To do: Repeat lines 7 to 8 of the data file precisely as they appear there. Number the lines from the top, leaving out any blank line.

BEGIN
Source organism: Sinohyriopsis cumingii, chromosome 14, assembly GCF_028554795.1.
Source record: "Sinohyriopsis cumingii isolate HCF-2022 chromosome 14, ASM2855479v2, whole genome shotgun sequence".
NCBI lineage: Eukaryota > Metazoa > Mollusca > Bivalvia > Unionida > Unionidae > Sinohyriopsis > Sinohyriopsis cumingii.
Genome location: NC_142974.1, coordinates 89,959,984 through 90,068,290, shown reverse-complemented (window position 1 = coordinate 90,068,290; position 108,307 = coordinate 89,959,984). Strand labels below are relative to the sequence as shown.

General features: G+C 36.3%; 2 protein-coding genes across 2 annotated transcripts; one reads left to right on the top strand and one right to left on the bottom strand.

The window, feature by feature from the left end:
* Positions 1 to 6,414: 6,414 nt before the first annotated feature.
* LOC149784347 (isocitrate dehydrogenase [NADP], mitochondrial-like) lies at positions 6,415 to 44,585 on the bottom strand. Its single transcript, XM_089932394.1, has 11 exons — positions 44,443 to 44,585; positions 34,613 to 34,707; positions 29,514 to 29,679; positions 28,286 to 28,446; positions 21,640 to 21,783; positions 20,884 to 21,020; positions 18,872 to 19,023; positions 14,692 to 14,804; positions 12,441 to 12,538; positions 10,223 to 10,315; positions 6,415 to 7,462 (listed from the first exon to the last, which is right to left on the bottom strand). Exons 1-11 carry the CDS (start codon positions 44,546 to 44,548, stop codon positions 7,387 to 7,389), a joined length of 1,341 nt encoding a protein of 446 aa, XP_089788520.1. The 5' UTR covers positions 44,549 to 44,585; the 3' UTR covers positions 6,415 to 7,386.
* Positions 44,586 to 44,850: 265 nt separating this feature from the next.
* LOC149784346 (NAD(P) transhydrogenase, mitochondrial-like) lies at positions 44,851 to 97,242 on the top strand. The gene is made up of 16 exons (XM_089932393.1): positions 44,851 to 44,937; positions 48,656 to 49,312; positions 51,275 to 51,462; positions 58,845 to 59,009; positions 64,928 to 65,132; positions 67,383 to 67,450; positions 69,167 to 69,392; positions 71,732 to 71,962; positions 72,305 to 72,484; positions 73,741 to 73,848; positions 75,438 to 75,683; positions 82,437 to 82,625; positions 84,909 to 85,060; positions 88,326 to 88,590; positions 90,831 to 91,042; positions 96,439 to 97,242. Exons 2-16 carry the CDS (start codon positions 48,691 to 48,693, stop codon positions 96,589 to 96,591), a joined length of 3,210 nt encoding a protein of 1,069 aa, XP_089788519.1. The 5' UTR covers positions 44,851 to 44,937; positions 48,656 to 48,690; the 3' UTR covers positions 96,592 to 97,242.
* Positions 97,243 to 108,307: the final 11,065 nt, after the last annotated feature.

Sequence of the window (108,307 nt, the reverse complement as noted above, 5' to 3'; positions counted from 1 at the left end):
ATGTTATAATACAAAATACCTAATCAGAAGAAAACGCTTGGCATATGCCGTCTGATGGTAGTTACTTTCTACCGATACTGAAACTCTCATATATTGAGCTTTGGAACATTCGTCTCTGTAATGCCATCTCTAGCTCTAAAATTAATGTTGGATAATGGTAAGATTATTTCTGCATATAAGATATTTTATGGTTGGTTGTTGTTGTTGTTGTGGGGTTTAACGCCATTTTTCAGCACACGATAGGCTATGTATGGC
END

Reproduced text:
* Positions 1 to 6,414: 6,414 nt before the first annotated feature.
* LOC149784347 (isocitrate dehydrogenase [NADP], mitochondrial-like) lies at positions 6,415 to 44,585 on the bottom strand. Its single transcript, XM_089932394.1, has 11 exons — positions 44,443 to 44,585; positions 34,613 to 34,707; positions 29,514 to 29,679; positions 28,286 to 28,446; positions 21,640 to 21,783; positions 20,884 to 21,020; positions 18,872 to 19,023; positions 14,692 to 14,804; positions 12,441 to 12,538; positions 10,223 to 10,315; positions 6,415 to 7,462 (listed from the first exon to the last, which is right to left on the bottom strand). Exons 1-11 carry the CDS (start codon positions 44,546 to 44,548, stop codon positions 7,387 to 7,389), a joined length of 1,341 nt encoding a protein of 446 aa, XP_089788520.1. The 5' UTR covers positions 44,549 to 44,585; the 3' UTR covers positions 6,415 to 7,386.